While users might still be able to adapt some gaming consoles for mining cryptocurrency, evidence suggests that recent reports of a modified PlayStation 5 mining Ether (ETH) are fake.
According to a report from news outlet GizChina, Chinese software developer Yifan Gu mined Ether using a PlayStation 5. The report claimed that the developer may have overclocked the PS5’s AMD Ryzen CPU and AMD Radeon GPU cards to achieve a mining hash rate of 98.76 megahertz per second, and a screenshot from Gu showed the seemingly modified hardware required 211 watts of power to run.
However, the screenshot shared by the alleged developer contained a QR code message indicating that the story was manufactured for entertainment value: "There is no such software," followed by laughing.
Sony first released the PlayStation 5 in November 2020, though the company said it would not be making the console available to gamers in China until the second quarter of 2021. Given that the PS5 is in high demand worldwide and that travel is limited due to the pandemic, it would have been somewhat surprising for a developer like Gu to obtain and modify a console so quickly.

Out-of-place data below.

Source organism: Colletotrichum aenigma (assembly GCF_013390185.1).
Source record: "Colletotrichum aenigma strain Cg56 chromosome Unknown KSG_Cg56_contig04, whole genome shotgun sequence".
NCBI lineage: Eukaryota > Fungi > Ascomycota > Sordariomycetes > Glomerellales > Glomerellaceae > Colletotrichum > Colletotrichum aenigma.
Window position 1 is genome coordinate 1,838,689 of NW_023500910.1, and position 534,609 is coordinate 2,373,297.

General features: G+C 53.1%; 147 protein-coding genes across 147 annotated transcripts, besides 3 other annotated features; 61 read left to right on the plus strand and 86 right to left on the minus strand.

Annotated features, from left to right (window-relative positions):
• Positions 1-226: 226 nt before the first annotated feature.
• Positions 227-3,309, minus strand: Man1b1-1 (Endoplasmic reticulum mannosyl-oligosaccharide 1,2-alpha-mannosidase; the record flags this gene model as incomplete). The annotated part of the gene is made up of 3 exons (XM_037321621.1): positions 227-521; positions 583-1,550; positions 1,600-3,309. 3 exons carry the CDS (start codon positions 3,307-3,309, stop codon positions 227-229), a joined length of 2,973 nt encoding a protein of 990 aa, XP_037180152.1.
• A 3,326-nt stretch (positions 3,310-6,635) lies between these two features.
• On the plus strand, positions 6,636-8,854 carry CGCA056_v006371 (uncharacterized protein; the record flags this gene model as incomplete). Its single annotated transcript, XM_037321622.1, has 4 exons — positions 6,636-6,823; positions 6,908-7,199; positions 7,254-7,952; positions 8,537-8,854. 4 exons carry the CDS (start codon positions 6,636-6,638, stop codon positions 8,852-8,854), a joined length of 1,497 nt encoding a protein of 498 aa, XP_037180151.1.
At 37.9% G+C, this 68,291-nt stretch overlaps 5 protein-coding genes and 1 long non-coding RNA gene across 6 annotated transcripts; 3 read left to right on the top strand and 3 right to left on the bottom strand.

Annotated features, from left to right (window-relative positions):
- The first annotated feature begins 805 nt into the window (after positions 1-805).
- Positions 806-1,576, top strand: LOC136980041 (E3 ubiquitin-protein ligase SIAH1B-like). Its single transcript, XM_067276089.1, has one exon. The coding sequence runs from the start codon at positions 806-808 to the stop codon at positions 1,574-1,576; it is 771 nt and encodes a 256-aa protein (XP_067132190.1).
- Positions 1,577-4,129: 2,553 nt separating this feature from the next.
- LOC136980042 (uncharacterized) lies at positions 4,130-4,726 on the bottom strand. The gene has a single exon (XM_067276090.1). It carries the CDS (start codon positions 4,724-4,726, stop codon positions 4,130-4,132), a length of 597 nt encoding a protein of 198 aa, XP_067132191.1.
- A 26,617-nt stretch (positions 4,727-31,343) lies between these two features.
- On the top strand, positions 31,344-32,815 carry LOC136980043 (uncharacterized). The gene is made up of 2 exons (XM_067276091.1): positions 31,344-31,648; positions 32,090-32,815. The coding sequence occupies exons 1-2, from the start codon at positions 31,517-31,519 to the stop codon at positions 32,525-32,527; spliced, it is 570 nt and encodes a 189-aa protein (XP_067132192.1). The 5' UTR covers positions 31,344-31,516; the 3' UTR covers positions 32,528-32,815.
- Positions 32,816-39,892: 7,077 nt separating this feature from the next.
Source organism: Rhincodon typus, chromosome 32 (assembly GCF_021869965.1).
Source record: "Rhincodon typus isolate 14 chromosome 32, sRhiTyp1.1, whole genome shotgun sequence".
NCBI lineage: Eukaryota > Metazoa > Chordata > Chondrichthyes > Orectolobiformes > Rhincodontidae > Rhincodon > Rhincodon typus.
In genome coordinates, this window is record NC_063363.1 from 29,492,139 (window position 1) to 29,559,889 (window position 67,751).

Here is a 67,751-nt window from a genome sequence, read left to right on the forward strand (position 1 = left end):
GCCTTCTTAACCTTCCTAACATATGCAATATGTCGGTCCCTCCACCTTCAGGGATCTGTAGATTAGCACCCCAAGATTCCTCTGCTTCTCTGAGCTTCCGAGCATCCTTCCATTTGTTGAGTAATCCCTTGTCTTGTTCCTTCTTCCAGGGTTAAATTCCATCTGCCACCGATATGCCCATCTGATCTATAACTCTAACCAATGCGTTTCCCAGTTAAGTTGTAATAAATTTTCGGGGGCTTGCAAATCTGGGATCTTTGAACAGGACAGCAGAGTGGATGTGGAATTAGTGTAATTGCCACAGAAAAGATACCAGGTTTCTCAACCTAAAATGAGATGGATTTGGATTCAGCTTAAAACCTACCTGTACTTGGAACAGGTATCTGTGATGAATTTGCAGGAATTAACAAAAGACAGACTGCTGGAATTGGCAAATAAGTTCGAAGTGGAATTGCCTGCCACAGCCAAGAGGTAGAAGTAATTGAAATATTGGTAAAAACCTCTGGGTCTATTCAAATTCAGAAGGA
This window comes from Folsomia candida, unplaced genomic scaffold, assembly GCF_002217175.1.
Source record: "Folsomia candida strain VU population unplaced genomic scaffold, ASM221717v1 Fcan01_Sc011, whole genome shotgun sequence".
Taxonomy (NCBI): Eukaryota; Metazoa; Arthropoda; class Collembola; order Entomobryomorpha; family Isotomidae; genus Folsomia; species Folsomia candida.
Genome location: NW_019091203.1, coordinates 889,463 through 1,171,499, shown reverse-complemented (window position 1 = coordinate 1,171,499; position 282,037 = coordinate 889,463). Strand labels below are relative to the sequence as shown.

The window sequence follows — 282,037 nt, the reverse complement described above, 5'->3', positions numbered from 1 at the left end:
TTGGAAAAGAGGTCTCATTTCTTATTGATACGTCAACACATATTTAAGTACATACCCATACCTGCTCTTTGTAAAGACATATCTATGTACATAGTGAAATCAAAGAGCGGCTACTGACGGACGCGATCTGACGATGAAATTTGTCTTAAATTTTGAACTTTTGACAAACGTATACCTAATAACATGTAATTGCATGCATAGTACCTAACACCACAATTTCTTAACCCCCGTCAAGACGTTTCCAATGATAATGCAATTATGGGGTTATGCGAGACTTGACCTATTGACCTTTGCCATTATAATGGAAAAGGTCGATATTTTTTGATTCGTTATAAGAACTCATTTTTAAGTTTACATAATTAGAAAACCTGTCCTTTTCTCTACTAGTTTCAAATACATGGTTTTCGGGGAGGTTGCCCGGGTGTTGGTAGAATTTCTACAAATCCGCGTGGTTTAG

Though individuals are still able to mine crypto at home using modified PCs and gaming consoles, or rigs purchased directly from mining manufacturers, the power requirements — and cost — in addition to certain risks deter many from doing so. Some are using high-end graphics cards as part of unique rigs to seemingly make the process more fun. There are already a few mining enthusiasts who have built portable farms in their cars.
Last year, developers from 1st Playable denied rumors that one of its games could be used to hijack Nintendo’s Switch console to mine BTC.